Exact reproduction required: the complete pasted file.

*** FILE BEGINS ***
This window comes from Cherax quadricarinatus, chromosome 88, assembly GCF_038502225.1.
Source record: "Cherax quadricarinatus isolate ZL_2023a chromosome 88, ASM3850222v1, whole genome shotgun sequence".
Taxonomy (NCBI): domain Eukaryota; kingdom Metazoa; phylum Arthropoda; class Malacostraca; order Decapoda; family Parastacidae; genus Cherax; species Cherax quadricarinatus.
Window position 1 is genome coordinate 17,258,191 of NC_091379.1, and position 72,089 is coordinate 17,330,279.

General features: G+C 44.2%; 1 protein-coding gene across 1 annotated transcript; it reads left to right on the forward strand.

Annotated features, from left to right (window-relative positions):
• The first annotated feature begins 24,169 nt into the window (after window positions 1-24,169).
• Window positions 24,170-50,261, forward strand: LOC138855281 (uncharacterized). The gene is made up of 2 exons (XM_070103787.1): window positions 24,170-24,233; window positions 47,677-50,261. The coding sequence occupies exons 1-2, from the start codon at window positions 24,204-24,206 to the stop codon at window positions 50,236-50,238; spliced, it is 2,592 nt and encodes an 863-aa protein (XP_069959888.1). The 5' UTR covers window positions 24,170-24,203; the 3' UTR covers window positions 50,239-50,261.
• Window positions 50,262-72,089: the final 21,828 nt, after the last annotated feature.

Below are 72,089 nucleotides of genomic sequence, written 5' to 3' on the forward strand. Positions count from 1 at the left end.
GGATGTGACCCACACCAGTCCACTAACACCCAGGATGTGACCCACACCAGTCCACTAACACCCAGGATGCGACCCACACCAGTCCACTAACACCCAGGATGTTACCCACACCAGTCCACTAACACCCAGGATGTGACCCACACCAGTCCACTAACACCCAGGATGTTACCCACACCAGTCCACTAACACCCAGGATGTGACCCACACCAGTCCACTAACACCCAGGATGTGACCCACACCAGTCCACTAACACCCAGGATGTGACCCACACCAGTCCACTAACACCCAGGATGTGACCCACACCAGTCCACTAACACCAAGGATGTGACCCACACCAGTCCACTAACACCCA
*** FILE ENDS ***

This window comes from Cherax quadricarinatus, chromosome 88, assembly GCF_038502225.1.
Source record: "Cherax quadricarinatus isolate ZL_2023a chromosome 88, ASM3850222v1, whole genome shotgun sequence".
Taxonomy (NCBI): domain Eukaryota; kingdom Metazoa; phylum Arthropoda; class Malacostraca; order Decapoda; family Parastacidae; genus Cherax; species Cherax quadricarinatus.
Window position 1 is genome coordinate 17,258,191 of NC_091379.1, and position 72,089 is coordinate 17,330,279.

General features: G+C 44.2%; 1 protein-coding gene across 1 annotated transcript; it reads left to right on the forward strand.

Annotated features, from left to right (window-relative positions):
• The first annotated feature begins 24,169 nt into the window (after window positions 1-24,169).
• Window positions 24,170-50,261, forward strand: LOC138855281 (uncharacterized). The gene is made up of 2 exons (XM_070103787.1): window positions 24,170-24,233; window positions 47,677-50,261. The coding sequence occupies exons 1-2, from the start codon at window positions 24,204-24,206 to the stop codon at window positions 50,236-50,238; spliced, it is 2,592 nt and encodes an 863-aa protein (XP_069959888.1). The 5' UTR covers window positions 24,170-24,203; the 3' UTR covers window positions 50,239-50,261.
• Window positions 50,262-72,089: the final 21,828 nt, after the last annotated feature.

Below are 72,089 nucleotides of genomic sequence, written 5' to 3' on the forward strand. Positions count from 1 at the left end.
GGATGTGACCCACACCAGTCCACTAACACCCAGGATGTGACCCACACCAGTCCACTAACACCCAGGATGCGACCCACACCAGTCCACTAACACCCAGGATGTTACCCACACCAGTCCACTAACACCCAGGATGTGACCCACACCAGTCCACTAACACCCAGGATGTTACCCACACCAGTCCACTAACACCCAGGATGTGACCCACACCAGTCCACTAACACCCAGGATGTGACCCACACCAGTCCACTAACACCCAGGATGTGACCCACACCAGTCCACTAACACCCAGGATGTGACCCACACCAGTCCACTAACACCAAGGATGTGACCCACACCAGTCCACTAACACCCA